Iraq set for highest monthly crude exports as Opec meeting nears

Iraq, the second-largest producer in the Organisation of Petroleum Exporting Countries, pumped 4.41 million barrels of crude a day in April

Image Credit: REUTERS
The Al Shuaiba oil refinery in Basra, Iraq
Gulf News

Baghdad

Iraq is on track for what may be the country’s highest monthly crude exports even as the Middle East nation supports moves to extend Opec-led production cuts aimed at trimming bloated global inventories.

Vessels hauling 62 million barrels of the nation’s crude departed ports in the Arabian Gulf and Mediterranean Sea in the first half of May, according to tanker-tracking and shipping agent data. If sustained through May, the daily rate of 4.14 million barrels would exceed any month since Bloomberg began tracking shipments in January 2015. Current shipments, a partial proxy for output, would exceed sales in October which was the baseline month for the production accord.

Countries pumping more than half the world’s oil are trying to cut an excess of stored crude that’s weighing on prices by limiting their own supply. Led by the world’s biggest producers Saudi Arabia and Russia, the 24 nations party to the accord look set to extend the deal when they meet in Vienna next week. Iraqi Oil Minister Jabbar Al Luaibi said this month there’s a consensus around prolonging the deal and his country backs it.

“Iraq’s compliance to its production target was always going to be a moving target as the country was reluctant to limit production in the first place,” said Edward Bell, a commodities analyst at Dubai-based bank Emirates NBD PJSC. “The higher Iraqi volumes shows one of the flaws of the deal: the focus on production rather than exports.”

Iraq, the second-largest producer in the Organisation of Petroleum Exporting Countries, pumped 4.41 million barrels of crude a day in April, according to production estimates compiled by Bloomberg. The country produced more in each month so far this year than the 4.351 million barrels a day limit it agreed to under the Opec deal in November, according to the Bloomberg-compiled data. The production limits took effect in January, initially for a period of six months. Al-Luaibi said in March that Iraq would fully comply with its output limit in March and April.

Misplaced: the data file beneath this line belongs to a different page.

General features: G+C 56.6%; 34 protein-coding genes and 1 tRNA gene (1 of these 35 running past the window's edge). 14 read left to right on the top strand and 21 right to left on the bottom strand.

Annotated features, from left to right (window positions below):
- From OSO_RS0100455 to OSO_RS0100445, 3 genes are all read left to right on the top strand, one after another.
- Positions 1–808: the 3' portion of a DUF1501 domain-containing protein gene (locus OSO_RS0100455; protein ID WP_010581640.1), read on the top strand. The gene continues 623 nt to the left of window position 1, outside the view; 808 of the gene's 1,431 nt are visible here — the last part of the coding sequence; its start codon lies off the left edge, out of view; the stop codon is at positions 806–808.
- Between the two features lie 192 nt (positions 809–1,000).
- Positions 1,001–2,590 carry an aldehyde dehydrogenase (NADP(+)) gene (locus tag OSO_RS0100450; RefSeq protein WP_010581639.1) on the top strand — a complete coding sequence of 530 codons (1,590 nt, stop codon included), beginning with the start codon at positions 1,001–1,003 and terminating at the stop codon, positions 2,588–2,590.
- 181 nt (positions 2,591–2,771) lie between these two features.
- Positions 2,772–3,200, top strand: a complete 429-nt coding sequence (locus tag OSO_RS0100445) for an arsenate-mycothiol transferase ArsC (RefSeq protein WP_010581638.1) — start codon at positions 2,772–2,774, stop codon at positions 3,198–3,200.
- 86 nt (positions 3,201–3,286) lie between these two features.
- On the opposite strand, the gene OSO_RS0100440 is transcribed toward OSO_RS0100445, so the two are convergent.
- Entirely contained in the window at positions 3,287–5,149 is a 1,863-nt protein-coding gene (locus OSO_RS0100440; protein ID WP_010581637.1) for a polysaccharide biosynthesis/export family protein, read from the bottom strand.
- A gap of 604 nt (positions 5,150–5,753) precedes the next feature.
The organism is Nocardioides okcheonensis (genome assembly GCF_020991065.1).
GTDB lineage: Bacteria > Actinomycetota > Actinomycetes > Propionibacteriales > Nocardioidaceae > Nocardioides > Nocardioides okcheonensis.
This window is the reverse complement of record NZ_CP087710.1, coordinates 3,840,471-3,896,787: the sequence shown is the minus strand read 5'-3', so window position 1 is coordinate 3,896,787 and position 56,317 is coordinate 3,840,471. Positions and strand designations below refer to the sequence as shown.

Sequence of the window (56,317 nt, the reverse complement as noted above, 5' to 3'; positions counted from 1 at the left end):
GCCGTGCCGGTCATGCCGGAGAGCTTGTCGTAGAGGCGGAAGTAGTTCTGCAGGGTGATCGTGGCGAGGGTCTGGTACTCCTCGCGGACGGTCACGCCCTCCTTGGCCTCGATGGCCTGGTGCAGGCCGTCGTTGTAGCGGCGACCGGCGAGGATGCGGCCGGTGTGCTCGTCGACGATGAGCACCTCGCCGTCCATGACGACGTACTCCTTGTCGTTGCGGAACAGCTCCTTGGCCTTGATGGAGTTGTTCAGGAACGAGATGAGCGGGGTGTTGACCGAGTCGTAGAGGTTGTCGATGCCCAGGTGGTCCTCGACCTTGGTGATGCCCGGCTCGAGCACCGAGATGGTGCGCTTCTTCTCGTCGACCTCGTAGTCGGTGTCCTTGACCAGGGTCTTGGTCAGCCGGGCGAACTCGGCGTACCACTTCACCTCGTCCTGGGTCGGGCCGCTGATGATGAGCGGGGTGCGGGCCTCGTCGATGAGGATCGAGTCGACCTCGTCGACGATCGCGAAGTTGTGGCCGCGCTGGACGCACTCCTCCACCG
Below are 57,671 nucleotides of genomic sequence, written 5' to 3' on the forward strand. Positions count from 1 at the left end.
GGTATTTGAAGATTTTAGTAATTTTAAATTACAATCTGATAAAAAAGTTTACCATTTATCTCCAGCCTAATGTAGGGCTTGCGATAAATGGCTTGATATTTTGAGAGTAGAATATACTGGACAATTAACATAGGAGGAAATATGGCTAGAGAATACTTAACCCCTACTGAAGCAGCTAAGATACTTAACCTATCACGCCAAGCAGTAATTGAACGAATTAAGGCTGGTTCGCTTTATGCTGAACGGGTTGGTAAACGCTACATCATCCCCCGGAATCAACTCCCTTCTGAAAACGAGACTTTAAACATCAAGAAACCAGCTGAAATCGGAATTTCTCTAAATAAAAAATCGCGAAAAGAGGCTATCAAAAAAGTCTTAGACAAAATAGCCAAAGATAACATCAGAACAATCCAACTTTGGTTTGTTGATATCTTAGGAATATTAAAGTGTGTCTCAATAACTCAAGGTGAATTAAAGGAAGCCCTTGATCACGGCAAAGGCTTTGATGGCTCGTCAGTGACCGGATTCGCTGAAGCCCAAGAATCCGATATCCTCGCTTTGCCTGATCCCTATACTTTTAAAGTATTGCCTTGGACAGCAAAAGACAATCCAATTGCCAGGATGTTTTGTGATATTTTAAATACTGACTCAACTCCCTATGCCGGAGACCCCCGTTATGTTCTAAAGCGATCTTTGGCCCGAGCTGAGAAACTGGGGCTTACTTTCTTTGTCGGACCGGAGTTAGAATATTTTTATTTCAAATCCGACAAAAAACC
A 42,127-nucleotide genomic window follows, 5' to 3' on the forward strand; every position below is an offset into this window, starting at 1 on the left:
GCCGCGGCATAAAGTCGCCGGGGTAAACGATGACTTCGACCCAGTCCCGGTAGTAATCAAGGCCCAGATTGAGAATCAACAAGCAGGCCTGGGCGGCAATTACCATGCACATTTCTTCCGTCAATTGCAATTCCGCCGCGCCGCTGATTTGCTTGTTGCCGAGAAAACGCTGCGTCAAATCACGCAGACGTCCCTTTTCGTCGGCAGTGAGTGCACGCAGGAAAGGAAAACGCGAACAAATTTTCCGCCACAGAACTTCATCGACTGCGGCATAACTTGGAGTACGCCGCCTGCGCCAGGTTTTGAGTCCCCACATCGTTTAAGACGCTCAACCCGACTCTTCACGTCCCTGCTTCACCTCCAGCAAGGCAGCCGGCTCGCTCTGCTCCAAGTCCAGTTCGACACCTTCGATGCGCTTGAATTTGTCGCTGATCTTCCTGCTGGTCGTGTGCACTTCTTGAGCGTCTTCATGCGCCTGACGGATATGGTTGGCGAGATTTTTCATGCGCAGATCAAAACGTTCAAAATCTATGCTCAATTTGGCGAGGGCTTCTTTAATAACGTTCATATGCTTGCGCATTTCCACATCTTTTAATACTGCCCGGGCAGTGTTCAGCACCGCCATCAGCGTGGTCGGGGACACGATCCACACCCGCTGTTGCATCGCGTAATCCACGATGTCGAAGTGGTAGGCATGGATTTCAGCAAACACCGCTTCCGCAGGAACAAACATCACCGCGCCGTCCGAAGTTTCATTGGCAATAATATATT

Neighbouring Iran, Opec’s third-largest producer, also boosted the level of exports in the first half of May, ship-tracking data compiled by Bloomberg show. Observed crude shipments from the Arabian Gulf country rose to 2.14 million barrels a day in the first half of the month, up 366,000 barrels from the same period of April. Iran was allowed to raise output slightly to about 3.8 million barrels a day under the Opec deal.

Gauging output

Iraq’s commitment to Opec was that it would reduce output by 210,000 barrels a day. While exports are not a perfect match, they are one means by which external observers try to gauge output. Iraq doesn’t have the same capacity to store crude as some other producer nations, meaning that what’s pumped out of the ground is piped relatively quickly onto ships. Iraq produced less than 4 million barrels a day until June 2015, according to data compiled by Bloomberg.

Iraq’s export surge can partly be explained by catching up on reduced flows in April, when a damaged jetty was being repaired. Partial monthly data is subject to changes by the end of the month, with single shipments capable of shifting the barrels-a-day rate significantly. Still, the timing of the additional shipments isn’t ideal, said Emirates NBD’s Bell.

“This of course doesn’t look great coming ahead of next week’s Opec meeting,” Bell said, adding that Saudi and Russian backing for an extension meant the deal will likely be prolonged. “Overproduction by countries like Iraq mean there’s going to be more reliance on Saudi Arabia to compensate by over-cutting.”

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